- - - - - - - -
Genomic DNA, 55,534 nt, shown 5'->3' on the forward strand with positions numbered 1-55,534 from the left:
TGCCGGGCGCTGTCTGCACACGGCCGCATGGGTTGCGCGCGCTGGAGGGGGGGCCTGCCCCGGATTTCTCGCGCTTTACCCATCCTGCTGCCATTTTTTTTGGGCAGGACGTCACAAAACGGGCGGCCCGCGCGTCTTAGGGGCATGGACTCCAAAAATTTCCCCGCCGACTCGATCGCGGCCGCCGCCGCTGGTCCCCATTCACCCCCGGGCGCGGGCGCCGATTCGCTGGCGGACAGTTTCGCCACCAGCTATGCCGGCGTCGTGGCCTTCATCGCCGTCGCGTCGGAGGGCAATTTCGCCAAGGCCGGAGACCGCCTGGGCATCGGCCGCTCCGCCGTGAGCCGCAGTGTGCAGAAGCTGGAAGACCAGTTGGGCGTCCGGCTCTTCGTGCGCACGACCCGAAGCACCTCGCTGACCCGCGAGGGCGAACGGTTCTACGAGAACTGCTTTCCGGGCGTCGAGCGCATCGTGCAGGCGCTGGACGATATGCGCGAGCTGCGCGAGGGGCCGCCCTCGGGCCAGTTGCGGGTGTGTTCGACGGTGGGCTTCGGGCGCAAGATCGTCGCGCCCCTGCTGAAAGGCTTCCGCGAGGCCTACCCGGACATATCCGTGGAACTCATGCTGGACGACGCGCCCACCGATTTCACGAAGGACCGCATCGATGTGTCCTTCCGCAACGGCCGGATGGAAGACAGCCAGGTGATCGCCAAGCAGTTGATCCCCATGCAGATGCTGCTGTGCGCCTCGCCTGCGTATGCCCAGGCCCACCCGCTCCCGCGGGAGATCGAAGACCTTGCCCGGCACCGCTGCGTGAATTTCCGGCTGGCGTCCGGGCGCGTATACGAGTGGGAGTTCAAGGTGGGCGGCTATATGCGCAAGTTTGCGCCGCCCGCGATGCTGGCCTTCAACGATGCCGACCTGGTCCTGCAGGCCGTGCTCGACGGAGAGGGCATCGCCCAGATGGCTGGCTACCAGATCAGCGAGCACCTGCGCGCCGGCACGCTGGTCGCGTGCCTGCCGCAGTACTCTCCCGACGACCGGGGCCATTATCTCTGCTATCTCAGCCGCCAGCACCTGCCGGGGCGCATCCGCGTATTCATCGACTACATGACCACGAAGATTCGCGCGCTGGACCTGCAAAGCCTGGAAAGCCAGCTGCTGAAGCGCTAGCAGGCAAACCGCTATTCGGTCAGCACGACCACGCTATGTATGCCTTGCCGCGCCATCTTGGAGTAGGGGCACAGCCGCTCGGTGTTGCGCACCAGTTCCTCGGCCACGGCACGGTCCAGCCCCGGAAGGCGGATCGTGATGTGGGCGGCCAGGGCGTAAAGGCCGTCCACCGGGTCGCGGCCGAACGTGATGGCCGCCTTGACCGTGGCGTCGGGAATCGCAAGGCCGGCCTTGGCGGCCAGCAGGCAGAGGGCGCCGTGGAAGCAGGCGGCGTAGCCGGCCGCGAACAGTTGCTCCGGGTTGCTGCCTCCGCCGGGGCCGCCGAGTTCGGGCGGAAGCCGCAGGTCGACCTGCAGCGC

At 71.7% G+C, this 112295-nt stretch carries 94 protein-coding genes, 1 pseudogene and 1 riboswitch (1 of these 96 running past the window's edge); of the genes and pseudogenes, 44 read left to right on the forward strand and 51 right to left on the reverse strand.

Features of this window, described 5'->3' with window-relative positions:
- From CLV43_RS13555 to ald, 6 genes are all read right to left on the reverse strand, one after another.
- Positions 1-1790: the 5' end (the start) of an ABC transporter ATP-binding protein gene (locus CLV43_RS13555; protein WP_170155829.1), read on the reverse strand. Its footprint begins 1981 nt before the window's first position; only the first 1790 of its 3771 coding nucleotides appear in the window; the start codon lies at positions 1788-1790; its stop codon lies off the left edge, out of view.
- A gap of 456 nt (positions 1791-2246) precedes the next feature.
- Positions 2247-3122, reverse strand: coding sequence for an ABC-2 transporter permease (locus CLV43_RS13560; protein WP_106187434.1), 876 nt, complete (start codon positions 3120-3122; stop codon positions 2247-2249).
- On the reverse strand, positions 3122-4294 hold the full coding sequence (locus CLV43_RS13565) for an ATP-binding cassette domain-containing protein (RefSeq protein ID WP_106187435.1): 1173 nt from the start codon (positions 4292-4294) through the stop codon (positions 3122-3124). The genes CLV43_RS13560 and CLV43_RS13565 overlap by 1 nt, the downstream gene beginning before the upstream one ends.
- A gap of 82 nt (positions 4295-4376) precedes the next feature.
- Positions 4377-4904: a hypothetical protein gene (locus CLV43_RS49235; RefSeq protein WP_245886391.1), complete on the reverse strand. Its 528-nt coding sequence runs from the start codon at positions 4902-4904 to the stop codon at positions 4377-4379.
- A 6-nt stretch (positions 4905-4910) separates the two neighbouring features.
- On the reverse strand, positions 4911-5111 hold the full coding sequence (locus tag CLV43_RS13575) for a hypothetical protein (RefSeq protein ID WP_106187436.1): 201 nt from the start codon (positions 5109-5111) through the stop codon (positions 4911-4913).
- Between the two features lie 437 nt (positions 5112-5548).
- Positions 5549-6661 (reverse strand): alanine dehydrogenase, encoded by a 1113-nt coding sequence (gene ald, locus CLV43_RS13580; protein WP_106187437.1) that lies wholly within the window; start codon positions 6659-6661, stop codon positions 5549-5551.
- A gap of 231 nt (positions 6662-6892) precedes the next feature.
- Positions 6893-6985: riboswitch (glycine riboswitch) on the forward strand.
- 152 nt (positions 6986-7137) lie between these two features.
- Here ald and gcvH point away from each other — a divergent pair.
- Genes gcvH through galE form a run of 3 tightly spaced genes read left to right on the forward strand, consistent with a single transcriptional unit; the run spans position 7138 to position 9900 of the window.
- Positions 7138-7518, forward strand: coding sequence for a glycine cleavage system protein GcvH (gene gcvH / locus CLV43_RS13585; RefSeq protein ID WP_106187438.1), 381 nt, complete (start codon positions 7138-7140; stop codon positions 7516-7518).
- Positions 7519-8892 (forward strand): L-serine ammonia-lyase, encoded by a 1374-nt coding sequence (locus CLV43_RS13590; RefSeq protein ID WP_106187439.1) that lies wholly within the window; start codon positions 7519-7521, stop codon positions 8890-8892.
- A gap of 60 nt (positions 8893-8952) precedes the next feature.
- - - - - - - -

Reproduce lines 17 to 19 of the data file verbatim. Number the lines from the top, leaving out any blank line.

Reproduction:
- Positions 6893-6985: riboswitch (glycine riboswitch) on the forward strand.
- 152 nt (positions 6986-7137) lie between these two features.
- Here ald and gcvH point away from each other — a divergent pair.